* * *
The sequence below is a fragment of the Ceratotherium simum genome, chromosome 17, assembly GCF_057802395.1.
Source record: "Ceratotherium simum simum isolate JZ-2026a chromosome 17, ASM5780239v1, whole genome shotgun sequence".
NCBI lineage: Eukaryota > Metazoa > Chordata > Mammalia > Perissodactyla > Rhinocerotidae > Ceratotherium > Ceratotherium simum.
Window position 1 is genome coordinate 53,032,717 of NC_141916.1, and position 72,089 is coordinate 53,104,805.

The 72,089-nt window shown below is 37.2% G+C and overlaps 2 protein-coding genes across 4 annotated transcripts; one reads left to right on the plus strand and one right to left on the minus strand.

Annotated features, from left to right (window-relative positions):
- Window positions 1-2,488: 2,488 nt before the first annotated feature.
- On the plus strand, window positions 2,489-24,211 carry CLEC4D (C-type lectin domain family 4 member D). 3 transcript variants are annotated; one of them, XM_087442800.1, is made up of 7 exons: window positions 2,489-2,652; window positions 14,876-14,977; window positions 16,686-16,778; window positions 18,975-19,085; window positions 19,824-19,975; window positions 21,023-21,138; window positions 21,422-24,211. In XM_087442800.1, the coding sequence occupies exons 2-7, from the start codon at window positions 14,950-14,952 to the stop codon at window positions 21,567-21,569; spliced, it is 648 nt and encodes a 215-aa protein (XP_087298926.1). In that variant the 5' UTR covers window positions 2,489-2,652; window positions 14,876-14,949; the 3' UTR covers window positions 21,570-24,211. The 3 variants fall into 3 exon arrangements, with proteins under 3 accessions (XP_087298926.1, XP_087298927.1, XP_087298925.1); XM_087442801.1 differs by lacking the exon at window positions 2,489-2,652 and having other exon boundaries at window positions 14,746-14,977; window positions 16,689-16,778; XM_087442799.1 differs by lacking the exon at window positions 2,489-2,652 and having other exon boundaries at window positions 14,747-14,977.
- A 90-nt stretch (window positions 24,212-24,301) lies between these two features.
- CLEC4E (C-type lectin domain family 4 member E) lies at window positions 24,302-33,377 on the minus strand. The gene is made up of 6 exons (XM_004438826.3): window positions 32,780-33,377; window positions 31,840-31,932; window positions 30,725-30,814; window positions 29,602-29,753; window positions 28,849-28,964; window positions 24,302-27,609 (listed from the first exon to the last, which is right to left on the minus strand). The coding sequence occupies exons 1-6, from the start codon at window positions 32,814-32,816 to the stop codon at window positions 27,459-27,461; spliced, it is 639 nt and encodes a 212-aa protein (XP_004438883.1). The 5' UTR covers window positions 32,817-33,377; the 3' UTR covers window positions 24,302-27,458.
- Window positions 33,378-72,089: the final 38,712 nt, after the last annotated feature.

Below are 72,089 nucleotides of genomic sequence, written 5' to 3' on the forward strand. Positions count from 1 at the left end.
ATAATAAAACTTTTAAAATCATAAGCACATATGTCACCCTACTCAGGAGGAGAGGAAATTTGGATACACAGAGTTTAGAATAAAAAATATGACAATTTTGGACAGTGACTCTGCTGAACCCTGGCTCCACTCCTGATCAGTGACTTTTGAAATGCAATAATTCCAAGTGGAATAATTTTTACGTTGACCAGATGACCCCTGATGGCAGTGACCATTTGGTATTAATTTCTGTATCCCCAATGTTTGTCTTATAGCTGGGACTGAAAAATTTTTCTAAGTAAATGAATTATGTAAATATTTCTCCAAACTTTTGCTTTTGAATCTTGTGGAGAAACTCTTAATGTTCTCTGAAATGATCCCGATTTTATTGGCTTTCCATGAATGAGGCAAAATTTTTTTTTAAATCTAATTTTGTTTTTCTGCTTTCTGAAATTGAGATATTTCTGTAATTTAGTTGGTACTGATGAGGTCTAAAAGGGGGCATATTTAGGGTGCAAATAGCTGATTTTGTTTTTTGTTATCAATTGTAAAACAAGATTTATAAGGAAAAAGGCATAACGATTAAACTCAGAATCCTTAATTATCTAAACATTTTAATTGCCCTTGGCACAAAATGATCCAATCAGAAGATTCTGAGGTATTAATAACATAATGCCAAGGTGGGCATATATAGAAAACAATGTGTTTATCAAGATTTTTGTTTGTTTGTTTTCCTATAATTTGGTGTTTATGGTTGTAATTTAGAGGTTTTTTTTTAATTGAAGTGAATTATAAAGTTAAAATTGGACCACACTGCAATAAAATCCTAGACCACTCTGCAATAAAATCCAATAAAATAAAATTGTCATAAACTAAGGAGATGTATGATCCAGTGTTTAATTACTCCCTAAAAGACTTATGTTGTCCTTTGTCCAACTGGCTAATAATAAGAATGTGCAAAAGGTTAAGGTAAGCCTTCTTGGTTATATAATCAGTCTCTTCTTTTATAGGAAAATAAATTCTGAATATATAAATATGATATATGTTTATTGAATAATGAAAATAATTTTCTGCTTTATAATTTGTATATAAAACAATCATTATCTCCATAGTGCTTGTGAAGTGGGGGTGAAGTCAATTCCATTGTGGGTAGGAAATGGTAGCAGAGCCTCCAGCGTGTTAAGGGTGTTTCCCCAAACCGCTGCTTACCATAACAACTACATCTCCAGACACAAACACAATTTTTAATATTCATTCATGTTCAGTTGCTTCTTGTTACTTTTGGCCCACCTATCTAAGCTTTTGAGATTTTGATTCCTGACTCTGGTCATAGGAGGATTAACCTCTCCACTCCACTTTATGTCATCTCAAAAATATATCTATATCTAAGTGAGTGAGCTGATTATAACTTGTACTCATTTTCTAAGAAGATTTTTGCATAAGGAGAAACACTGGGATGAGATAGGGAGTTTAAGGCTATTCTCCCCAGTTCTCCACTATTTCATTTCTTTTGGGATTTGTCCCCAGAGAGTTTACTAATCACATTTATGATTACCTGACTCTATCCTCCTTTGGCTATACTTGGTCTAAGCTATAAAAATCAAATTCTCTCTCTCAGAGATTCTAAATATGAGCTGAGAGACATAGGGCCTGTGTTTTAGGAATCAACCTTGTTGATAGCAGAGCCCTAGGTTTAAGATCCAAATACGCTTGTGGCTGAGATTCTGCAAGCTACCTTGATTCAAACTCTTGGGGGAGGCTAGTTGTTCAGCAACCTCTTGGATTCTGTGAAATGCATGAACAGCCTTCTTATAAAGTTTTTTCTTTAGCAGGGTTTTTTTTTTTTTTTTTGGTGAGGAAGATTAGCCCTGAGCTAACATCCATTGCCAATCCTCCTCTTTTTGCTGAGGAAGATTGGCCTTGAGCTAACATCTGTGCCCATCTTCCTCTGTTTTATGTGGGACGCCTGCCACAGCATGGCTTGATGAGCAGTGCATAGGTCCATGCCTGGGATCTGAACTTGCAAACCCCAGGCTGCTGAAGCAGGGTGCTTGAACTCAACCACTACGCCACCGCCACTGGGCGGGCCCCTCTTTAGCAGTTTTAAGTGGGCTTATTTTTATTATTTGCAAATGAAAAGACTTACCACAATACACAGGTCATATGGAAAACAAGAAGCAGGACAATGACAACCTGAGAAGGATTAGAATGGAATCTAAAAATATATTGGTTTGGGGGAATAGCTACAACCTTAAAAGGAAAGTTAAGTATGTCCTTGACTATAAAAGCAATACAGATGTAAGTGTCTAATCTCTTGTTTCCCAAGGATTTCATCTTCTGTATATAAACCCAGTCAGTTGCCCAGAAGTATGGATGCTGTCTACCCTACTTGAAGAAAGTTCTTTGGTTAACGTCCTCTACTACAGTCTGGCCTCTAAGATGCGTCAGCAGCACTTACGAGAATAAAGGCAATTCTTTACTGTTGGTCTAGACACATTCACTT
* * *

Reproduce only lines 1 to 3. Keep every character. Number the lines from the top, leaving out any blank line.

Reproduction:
The sequence below is a fragment of the Ceratotherium simum genome, chromosome 17, assembly GCF_057802395.1.
Source record: "Ceratotherium simum simum isolate JZ-2026a chromosome 17, ASM5780239v1, whole genome shotgun sequence".
NCBI lineage: Eukaryota > Metazoa > Chordata > Mammalia > Perissodactyla > Rhinocerotidae > Ceratotherium > Ceratotherium simum.